Recessions are part of the business cycle. They are relative, and they are temporary. They can last up to 18 months.
The Great Recession, which began with the Financial Crisis of 2008, has been longer and harder than most. Here in Mississippi, we were late to the party. The effects of the contraction hit us long after the rest of the country.
In technical terms, a recession is measured by two consecutive quarters of economic contraction. A wider view of the situation can be taken by looking at many economic indicators, including employment. Regardless, a classic recession is not just a short-term dip or slowdown. It’s a persistent contraction lasting over several months.
So, I was quite surprised to hear state economist Dr. Darrin Webb declare that Mississippi had slipped back into the abyss sometime in April. Webb said, “The state’s economy has not performed as well as the nation.” Couldn’t he have said the same thing about the last 20 years?
He acknowledged that the state data is limited and that there is no classic way of defining recession at the state level, but he still says we’re there. His basis for this pronouncement? An unemployment rate that has ticked up in the last couple months.
I would suggest our situation is not quite so cut and dry. Webb acknowledges that our housing and auto sectors have seen improvements. He cites an increase in sales tax revenue. How does that happen when we’re in recession?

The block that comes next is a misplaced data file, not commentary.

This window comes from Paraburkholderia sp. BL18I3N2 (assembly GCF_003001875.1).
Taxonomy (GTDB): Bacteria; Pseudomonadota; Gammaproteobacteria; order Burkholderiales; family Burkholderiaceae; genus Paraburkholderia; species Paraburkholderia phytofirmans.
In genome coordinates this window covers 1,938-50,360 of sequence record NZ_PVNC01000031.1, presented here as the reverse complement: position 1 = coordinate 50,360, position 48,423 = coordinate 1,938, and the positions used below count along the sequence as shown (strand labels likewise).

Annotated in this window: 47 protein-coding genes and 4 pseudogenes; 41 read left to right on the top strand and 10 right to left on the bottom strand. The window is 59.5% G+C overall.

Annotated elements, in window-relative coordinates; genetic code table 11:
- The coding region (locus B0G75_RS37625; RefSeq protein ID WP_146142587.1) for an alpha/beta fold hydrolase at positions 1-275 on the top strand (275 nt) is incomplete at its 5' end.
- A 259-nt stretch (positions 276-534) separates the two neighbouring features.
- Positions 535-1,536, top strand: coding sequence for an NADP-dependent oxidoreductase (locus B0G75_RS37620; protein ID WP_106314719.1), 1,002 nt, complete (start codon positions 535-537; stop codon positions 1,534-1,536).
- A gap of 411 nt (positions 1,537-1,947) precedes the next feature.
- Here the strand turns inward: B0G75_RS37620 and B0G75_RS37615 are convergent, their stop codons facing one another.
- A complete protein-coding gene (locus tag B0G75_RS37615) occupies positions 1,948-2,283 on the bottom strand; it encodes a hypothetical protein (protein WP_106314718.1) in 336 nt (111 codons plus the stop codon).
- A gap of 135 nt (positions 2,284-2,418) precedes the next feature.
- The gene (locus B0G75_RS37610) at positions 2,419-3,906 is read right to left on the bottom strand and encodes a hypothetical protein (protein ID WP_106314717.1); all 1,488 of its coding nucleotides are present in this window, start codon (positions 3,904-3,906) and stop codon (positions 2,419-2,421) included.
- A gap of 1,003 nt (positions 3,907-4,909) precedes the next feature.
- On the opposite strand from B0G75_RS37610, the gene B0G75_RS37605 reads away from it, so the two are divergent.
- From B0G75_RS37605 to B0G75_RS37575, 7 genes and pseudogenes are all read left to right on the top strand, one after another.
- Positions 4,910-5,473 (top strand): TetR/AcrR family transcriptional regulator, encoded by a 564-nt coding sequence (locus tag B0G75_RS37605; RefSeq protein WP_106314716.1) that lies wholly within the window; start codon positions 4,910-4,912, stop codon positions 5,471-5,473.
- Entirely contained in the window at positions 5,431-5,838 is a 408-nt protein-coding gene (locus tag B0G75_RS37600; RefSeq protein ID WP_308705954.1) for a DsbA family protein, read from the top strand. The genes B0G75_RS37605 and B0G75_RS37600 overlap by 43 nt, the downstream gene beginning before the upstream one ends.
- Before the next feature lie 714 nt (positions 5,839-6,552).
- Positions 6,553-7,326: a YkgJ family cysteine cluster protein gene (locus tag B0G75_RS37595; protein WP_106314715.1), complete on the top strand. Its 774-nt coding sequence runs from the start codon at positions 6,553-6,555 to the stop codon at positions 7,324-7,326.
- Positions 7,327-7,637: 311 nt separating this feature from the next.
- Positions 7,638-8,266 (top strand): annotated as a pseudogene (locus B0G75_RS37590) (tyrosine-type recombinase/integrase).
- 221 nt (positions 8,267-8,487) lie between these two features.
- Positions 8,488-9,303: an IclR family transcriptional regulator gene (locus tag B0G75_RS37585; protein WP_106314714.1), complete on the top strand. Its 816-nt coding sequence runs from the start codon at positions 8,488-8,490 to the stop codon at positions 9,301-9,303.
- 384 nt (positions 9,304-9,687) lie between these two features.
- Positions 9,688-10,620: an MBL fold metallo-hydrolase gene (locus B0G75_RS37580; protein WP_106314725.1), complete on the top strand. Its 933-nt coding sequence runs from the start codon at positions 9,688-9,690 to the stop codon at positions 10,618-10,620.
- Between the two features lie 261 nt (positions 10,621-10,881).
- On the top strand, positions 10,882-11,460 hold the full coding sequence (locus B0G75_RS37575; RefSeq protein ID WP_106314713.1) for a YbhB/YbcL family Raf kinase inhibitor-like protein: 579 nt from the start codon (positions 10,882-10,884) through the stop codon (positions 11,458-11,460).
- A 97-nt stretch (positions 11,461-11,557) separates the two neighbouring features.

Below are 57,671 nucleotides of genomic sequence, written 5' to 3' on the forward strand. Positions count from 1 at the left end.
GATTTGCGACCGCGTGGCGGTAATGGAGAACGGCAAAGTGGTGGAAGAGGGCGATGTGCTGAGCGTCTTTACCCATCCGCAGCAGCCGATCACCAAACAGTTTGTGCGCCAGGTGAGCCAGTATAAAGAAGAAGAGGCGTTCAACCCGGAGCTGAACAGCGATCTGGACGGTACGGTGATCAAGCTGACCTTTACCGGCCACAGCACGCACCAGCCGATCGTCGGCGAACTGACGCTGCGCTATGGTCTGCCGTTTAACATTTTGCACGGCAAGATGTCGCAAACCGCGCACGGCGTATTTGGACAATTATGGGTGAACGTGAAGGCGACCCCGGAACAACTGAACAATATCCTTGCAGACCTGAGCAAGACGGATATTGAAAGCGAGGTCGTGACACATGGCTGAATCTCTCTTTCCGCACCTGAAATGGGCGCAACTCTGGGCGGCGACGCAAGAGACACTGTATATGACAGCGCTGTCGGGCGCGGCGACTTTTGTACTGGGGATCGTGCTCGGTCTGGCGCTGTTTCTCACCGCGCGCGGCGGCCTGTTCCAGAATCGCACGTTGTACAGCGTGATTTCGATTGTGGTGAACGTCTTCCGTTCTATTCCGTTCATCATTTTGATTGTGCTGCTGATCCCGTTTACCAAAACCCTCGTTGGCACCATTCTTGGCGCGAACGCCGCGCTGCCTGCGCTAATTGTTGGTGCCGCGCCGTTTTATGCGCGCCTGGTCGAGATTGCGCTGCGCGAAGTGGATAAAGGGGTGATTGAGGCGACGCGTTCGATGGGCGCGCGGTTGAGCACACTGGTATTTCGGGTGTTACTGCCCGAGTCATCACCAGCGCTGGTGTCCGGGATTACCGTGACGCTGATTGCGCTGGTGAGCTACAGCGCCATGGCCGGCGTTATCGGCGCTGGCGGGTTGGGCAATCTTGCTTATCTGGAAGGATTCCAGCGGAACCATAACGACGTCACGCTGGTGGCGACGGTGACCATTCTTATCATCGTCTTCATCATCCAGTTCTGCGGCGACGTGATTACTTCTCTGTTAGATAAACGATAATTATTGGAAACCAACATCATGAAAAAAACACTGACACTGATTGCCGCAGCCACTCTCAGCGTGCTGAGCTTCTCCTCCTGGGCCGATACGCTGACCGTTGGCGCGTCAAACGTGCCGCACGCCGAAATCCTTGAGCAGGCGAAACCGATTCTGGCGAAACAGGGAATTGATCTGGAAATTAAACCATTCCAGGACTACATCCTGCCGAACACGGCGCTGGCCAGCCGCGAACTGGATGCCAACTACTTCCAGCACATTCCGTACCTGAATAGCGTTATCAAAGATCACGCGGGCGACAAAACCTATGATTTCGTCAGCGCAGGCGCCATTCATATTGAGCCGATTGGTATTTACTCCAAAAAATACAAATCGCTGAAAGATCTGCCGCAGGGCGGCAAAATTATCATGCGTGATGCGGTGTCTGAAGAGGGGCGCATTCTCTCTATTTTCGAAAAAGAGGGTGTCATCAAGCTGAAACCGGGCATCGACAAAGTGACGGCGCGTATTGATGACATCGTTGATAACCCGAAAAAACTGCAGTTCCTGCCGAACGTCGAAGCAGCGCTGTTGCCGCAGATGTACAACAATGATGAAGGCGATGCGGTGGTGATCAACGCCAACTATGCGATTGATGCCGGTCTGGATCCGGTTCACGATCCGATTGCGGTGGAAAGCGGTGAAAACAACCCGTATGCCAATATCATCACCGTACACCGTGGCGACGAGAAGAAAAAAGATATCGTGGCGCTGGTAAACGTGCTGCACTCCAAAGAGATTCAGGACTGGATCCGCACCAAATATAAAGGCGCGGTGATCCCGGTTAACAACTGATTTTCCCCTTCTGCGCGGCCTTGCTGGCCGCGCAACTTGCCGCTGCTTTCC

As I look at the unemployment numbers, I see dramatic improvements from just a year ago. If I study the data by county, I see population centers experiencing improvements, while rural areas are stuck in the mud. It just looks like the same old story to me.
Webb goes on to claim that the current recession has its roots in our poor education system and high teen birth rate. I don’t call that recessionary pressure. I call that a long-term condition that is just the status quo in Mississippi.
Was this pronouncement simply a way to give legislators the ammunition they needed to say “no?” C’mon, Dr. Webb, how about a little more science and a little less opinion?
>> Nancy Lottridge Anderson, Ph.D., CFA, is president of New Perspectives Inc. in Ridgeland — (601) 991-3158. She is also an assistant professor of finance at Mississippi College. Her e-mail address is firstname.lastname@example.org, and her website is www.newper.com.